-- Advertisement --

People armed with milkshakes just surrounded Nigel Farage and trapped him on his Brexit Party bus

-- Advertisement --

Stay in touch!

Sign up to be updated with Evolve's latest stories, and for opportunities to get involved.
Loading

The leader of The Brexit Party, Nigel Farage, has been trapped on his Brexit Party bus during a visit to Rochester today after a group of people armed with milkshakes surrounded him.

Following his dairy-based drenching in Newcastle on Monday, Farage and his Brexit Party bus took to the streets of Dartford, Gravesend and Rochester to campaign ahead of tomorrow’s EU elections.

Farage initially encountered few problems in Dartford or Gravesend, with the Brexit Party leader speaking with locals and telling Kent Live that he was now “less worried about the milkshake saga“.

However, as he entered his final destination of the day in Rochester, three hooded men, reportedly armed with milkshakes, surrounded Farage’s bus.

As a result, The Brexit Party leader’s aides reportedly told him not to leave the bus, with his driver, Michael Botton, explaining to Kent Live:

“There are a couple of guys standing over there with milkshakes, they were going to throw them over him.”

“But the police are there, we’ve spotted them and now Nigel isn’t getting off the bus.”

And Kent Live’s reporter on the scene added:

“Eventually [Farage] did come off but he only stepped about a metre away and chatted to some supporters.”

“He got back on the bus very quickly.”

“In all the other places he stopped off and walked down the high street.”

Ironically, just before the incident in Rochester, Farage was quoted as saying:

“You can’t stop a mass movement with milkshake”

Yesterday, Paul Crowther, a 32-year old representative for Sky, was charged with common assault and criminal damage after the milkshake attack on Farage in Newcastle on Monday.

Crowther will appear before North Tyneside Magistrates Court on June 18.

-- Advertisement --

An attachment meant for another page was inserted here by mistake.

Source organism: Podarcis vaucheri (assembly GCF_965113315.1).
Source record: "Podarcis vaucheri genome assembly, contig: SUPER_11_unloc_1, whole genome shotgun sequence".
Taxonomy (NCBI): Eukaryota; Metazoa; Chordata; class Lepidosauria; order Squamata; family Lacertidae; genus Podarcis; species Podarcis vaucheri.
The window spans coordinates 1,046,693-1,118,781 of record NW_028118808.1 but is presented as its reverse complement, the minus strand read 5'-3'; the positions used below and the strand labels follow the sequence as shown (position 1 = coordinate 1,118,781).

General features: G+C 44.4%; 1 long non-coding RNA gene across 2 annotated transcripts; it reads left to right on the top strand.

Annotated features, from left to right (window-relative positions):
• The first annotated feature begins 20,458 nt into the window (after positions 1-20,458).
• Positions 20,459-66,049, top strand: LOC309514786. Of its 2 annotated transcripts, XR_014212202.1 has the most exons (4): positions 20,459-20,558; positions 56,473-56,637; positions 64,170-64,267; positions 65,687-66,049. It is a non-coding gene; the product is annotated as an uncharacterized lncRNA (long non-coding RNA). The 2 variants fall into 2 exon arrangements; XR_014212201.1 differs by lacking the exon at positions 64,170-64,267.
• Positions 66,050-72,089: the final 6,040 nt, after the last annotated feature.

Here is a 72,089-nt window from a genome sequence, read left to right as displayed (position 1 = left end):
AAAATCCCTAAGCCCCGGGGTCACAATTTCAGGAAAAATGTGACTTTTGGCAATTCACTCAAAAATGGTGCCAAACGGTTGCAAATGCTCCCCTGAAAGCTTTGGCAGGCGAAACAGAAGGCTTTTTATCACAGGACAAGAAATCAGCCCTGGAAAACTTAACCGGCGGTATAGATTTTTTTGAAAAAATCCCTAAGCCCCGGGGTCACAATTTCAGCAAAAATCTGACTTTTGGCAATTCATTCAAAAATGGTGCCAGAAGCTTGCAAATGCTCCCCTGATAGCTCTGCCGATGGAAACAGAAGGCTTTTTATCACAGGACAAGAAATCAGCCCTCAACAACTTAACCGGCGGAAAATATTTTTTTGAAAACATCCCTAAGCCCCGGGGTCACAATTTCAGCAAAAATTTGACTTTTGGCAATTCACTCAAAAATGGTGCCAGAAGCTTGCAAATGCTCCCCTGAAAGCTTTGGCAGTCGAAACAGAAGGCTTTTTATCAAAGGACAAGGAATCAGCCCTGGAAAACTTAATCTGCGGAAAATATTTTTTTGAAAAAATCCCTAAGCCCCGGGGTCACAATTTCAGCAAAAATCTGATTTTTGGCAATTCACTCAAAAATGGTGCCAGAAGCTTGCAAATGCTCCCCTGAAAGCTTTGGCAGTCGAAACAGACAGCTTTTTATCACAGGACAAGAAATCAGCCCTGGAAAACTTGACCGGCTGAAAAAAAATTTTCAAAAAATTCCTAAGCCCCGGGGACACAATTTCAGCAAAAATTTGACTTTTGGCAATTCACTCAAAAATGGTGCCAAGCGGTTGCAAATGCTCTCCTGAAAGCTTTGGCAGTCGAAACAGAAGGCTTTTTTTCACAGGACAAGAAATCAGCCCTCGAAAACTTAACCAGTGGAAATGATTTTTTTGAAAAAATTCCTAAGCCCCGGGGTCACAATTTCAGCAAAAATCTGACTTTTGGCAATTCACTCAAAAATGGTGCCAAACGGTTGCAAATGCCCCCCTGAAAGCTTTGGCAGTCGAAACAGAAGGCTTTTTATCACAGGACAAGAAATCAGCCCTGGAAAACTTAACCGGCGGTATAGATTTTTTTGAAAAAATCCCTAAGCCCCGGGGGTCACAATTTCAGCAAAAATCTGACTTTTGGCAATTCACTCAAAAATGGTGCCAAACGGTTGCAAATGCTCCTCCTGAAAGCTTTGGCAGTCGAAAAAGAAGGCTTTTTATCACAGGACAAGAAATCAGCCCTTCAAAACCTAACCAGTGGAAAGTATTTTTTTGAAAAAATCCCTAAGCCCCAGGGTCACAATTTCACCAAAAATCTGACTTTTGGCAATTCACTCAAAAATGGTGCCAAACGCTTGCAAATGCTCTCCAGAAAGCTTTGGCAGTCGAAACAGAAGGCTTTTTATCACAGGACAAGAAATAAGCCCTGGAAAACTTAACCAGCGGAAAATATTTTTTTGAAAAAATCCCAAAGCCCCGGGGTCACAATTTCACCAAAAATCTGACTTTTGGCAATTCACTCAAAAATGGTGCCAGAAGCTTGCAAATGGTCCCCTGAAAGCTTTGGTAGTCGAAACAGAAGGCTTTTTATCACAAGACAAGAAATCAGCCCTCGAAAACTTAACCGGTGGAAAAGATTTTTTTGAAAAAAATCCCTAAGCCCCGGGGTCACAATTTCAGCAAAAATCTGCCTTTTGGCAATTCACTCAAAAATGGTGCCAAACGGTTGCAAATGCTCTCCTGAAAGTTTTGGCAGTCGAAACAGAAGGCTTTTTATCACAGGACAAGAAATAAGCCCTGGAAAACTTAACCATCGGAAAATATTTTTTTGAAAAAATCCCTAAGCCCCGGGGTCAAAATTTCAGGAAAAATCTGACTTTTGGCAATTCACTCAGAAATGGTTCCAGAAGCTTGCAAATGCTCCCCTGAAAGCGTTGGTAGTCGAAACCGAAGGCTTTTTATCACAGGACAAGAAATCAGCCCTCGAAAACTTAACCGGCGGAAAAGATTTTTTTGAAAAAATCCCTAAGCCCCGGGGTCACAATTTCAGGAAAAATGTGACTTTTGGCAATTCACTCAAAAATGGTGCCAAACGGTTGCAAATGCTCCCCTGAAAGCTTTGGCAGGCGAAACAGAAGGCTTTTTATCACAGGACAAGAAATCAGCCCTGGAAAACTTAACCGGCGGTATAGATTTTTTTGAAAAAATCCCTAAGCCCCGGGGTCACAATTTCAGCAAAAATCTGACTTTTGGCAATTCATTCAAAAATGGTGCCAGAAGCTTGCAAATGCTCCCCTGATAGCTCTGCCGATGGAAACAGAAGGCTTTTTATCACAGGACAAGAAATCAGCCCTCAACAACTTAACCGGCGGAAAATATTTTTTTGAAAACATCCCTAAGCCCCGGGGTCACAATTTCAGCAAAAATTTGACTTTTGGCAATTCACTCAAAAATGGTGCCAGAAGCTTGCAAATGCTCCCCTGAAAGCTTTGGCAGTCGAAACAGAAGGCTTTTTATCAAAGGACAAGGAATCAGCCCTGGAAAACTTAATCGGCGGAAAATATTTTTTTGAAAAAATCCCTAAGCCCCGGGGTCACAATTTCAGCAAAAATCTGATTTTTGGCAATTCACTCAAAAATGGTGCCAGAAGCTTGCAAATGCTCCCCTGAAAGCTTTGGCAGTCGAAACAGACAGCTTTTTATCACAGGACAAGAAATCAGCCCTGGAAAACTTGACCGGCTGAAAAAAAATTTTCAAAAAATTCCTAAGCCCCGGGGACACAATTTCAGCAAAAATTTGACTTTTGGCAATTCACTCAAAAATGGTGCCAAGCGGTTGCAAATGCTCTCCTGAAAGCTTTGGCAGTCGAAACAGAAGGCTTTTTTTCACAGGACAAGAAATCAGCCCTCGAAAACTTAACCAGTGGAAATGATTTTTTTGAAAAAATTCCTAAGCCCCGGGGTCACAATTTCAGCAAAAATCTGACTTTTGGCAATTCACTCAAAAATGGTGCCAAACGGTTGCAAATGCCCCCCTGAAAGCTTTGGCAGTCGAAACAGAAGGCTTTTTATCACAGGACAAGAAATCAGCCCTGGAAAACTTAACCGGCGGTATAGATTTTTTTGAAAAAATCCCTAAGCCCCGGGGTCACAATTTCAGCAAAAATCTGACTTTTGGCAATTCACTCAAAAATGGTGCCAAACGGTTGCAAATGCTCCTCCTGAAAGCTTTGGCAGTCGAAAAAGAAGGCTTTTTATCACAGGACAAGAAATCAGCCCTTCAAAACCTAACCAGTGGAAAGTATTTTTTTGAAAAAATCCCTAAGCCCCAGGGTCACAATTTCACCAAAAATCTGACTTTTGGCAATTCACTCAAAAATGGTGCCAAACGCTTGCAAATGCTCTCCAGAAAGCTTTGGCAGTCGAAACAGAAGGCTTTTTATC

Evolve needs your help more than ever!

We rely on the generosity of our readers to help fund the majority of our work - but we need a little more to make ends meet and enable us to grow.

If we can reach 1,000 regular subscribers, we will become entirely financially sustainable - and we'll also have a little extra so we can build upwards and outwards to make our work have an even bigger impact.

In the last month alone, our work on the Environment Bill has helped force a change in the law for the better. And, since Evolve was founded, our uniquely viral style of journalism has repeatedly put the establishment on the back foot and helped force genuinely positive progression.

But we want to do far more - and we need your help to do it.

The best way you can help us is by becoming a Monthly or Annual subscriber. This kind of regular income allows us to better plan for the future - firstly so we can pay the bills, and then so we can set aside funds and time to work on extra projects.

However, if you can't commit to a regular payment, one-off donations - no matter how small - also make a big difference to us, and we genuinely make the most of every single penny.

So, if you appreciate the work that Evolve does and you want to see us make an even bigger impact on the world, please think about contributing to our work in whatever way you possibly can.

Tom D. Rogers

Co-Founder, Contributing Editor

Jess Miller

Co-Founder, Contributing Editor

Subscriber-Only Comments